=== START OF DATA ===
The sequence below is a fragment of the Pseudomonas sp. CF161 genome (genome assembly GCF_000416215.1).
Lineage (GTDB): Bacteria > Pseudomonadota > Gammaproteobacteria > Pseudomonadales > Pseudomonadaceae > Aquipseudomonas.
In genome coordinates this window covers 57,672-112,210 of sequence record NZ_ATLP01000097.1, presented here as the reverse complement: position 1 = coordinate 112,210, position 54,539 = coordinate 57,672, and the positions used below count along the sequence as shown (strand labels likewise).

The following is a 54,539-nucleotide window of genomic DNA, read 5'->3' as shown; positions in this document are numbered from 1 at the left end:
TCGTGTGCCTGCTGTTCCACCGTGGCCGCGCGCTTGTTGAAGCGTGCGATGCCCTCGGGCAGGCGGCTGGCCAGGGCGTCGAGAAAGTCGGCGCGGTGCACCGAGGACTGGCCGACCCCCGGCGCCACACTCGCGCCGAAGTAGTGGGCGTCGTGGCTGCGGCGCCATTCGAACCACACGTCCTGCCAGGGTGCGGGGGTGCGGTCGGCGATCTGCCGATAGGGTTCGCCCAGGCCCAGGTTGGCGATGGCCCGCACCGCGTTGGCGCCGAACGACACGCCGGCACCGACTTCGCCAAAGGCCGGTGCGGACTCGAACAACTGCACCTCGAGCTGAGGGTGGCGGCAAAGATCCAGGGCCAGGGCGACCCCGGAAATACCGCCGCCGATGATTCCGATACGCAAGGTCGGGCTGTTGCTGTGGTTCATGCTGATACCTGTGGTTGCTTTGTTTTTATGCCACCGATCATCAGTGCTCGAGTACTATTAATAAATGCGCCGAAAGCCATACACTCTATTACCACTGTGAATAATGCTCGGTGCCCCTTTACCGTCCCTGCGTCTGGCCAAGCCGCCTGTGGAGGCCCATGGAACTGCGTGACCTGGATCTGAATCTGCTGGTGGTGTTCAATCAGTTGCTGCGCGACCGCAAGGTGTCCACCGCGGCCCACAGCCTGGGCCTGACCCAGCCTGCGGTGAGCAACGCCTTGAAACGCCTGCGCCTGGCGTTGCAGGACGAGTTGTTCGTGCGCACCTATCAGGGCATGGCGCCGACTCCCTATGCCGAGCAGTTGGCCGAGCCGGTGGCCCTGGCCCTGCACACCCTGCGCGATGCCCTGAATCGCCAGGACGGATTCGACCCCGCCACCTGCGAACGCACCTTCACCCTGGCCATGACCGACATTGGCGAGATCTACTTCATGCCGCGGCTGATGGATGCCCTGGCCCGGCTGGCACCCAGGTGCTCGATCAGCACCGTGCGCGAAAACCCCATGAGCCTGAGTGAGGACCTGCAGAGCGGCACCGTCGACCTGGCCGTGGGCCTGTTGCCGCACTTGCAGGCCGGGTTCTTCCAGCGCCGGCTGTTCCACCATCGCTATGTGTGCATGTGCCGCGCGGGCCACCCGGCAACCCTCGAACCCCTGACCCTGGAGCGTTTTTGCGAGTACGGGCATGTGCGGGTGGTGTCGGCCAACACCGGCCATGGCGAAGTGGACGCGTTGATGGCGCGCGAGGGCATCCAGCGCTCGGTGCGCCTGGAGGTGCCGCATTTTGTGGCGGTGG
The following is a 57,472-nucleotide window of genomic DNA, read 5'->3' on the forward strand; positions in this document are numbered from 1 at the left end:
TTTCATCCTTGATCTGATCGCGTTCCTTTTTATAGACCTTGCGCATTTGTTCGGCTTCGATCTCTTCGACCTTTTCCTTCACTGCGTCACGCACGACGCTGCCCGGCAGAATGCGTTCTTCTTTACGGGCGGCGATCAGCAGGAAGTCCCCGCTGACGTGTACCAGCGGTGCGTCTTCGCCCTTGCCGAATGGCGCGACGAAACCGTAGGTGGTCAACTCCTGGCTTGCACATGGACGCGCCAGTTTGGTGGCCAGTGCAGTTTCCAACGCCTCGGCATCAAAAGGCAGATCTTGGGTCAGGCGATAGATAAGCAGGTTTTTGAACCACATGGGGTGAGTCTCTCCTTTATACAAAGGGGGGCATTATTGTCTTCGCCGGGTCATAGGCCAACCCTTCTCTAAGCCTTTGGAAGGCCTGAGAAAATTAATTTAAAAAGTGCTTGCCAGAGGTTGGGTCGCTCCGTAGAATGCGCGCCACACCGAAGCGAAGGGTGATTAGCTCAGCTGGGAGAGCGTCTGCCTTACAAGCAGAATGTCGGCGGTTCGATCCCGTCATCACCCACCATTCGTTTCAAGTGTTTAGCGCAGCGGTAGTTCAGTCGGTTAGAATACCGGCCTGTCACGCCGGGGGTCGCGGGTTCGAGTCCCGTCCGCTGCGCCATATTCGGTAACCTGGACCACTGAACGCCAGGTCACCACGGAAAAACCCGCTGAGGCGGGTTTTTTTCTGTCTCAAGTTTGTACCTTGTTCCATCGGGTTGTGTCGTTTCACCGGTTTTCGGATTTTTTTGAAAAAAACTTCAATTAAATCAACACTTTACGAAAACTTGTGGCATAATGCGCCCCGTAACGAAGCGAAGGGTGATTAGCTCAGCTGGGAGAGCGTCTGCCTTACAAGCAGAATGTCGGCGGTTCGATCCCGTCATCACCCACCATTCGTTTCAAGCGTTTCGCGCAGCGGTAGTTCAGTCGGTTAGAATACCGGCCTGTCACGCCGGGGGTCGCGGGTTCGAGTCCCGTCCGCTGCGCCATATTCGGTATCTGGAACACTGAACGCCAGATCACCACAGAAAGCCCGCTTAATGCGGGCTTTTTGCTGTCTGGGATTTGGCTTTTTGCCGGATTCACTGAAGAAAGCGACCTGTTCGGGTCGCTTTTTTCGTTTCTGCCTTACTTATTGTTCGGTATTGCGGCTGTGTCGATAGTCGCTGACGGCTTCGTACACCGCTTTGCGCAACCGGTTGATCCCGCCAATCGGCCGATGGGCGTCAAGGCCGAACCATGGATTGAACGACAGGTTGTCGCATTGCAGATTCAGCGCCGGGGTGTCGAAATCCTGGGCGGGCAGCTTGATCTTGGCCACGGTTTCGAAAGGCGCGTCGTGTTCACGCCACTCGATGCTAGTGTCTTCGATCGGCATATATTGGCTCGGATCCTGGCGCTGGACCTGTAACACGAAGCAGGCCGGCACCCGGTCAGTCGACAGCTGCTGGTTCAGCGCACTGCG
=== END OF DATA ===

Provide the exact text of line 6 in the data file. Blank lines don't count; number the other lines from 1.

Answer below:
The following is a 57,472-nucleotide window of genomic DNA, read 5'->3' on the forward strand; positions in this document are numbered from 1 at the left end: